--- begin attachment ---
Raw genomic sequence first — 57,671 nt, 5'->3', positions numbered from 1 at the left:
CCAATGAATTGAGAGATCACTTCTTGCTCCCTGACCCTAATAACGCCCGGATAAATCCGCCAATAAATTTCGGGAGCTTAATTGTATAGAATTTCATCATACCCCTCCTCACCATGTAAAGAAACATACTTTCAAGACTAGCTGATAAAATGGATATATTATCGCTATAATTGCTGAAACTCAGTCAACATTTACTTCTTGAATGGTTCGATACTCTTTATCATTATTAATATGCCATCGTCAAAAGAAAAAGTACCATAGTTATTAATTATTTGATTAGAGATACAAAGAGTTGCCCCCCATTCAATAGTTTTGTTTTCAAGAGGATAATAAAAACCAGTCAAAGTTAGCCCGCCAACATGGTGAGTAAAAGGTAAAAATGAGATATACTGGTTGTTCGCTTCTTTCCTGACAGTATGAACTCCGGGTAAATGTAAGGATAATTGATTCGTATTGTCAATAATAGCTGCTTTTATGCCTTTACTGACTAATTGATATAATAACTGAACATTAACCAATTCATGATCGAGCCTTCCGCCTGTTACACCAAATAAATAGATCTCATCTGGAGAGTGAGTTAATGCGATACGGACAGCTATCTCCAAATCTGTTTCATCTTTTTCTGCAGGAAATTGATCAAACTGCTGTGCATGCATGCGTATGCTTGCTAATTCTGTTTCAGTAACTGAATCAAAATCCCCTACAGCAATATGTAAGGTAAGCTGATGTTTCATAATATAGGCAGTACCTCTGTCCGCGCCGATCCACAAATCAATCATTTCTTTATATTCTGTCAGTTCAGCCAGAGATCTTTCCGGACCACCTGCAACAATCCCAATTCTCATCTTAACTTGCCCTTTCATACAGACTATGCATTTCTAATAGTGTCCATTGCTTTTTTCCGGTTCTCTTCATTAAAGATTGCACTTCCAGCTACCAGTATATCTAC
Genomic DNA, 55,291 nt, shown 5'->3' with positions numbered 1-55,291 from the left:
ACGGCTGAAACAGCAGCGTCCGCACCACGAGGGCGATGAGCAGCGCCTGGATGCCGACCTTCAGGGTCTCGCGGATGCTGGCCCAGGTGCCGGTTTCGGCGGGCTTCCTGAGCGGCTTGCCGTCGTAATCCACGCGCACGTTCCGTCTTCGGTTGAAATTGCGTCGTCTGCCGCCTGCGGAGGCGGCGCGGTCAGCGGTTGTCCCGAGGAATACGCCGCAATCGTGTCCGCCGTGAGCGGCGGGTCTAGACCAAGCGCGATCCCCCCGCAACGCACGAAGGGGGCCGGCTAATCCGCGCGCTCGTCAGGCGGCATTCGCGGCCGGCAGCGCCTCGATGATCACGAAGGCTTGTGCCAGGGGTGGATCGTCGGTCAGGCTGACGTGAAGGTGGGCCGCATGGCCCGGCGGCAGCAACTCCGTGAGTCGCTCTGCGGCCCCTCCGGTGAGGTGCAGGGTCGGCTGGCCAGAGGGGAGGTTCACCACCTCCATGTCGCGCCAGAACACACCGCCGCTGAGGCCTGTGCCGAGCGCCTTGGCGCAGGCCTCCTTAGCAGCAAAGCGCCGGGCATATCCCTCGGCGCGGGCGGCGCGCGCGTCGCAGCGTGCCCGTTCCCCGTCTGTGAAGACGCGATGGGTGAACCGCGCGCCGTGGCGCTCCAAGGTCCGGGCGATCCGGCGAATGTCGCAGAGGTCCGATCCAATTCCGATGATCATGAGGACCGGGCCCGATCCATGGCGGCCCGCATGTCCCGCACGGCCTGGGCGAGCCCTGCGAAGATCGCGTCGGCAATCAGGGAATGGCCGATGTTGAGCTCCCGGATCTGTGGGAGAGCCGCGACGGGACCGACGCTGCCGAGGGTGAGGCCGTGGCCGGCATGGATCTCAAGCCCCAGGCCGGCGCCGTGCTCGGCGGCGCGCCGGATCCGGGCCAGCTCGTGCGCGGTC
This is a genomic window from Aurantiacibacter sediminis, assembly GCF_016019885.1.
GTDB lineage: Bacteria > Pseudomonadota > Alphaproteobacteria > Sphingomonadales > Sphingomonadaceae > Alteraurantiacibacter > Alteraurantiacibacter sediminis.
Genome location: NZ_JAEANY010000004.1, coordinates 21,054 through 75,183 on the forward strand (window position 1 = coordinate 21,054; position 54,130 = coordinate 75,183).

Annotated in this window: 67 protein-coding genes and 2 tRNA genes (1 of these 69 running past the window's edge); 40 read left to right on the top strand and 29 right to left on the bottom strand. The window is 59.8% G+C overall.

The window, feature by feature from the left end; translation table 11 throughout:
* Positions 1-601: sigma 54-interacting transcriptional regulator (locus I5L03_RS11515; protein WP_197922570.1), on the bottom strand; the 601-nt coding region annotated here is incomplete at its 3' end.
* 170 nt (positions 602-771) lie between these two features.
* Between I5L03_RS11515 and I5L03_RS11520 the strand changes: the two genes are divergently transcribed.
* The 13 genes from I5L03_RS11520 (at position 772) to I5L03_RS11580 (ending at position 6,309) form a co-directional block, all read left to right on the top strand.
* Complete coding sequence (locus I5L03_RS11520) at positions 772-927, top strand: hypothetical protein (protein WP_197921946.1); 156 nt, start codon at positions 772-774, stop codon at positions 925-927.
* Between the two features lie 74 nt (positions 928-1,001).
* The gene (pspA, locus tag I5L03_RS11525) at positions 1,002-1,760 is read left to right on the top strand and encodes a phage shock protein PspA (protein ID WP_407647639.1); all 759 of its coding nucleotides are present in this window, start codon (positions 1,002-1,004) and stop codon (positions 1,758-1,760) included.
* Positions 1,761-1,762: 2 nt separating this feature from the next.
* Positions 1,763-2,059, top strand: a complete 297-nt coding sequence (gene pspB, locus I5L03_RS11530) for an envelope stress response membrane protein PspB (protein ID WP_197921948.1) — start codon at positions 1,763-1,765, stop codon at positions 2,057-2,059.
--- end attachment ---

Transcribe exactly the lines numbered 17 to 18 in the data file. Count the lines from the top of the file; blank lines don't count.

* Positions 1,761-1,762: 2 nt separating this feature from the next.
* Positions 1,763-2,059, top strand: a complete 297-nt coding sequence (gene pspB, locus I5L03_RS11530) for an envelope stress response membrane protein PspB (protein ID WP_197921948.1) — start codon at positions 1,763-1,765, stop codon at positions 2,057-2,059.